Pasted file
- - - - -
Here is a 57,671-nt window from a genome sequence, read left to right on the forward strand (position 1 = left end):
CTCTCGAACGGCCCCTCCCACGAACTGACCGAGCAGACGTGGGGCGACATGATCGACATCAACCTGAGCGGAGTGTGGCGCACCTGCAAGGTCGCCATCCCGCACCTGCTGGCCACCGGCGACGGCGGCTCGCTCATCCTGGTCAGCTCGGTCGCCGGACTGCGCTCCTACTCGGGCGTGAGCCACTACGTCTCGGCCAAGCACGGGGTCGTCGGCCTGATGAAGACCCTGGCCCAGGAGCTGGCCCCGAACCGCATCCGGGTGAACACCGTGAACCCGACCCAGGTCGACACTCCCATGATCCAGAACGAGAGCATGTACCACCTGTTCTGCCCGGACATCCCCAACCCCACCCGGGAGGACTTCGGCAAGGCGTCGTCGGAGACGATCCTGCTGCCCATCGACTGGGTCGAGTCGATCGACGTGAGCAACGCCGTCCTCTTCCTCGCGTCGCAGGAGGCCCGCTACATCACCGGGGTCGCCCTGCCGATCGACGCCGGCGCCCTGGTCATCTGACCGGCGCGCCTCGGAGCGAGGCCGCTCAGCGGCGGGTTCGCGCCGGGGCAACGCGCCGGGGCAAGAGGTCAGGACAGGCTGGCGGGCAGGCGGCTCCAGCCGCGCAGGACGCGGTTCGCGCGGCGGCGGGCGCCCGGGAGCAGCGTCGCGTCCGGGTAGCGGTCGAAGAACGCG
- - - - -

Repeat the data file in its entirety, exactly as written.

Here is a 57,671-nt window from a genome sequence, read left to right on the forward strand (position 1 = left end):
CTCTCGAACGGCCCCTCCCACGAACTGACCGAGCAGACGTGGGGCGACATGATCGACATCAACCTGAGCGGAGTGTGGCGCACCTGCAAGGTCGCCATCCCGCACCTGCTGGCCACCGGCGACGGCGGCTCGCTCATCCTGGTCAGCTCGGTCGCCGGACTGCGCTCCTACTCGGGCGTGAGCCACTACGTCTCGGCCAAGCACGGGGTCGTCGGCCTGATGAAGACCCTGGCCCAGGAGCTGGCCCCGAACCGCATCCGGGTGAACACCGTGAACCCGACCCAGGTCGACACTCCCATGATCCAGAACGAGAGCATGTACCACCTGTTCTGCCCGGACATCCCCAACCCCACCCGGGAGGACTTCGGCAAGGCGTCGTCGGAGACGATCCTGCTGCCCATCGACTGGGTCGAGTCGATCGACGTGAGCAACGCCGTCCTCTTCCTCGCGTCGCAGGAGGCCCGCTACATCACCGGGGTCGCCCTGCCGATCGACGCCGGCGCCCTGGTCATCTGACCGGCGCGCCTCGGAGCGAGGCCGCTCAGCGGCGGGTTCGCGCCGGGGCAACGCGCCGGGGCAAGAGGTCAGGACAGGCTGGCGGGCAGGCGGCTCCAGCCGCGCAGGACGCGGTTCGCGCGGCGGCGGGCGCCCGGGAGCAGCGTCGCGTCCGGGTAGCGGTCGAAGAACGCG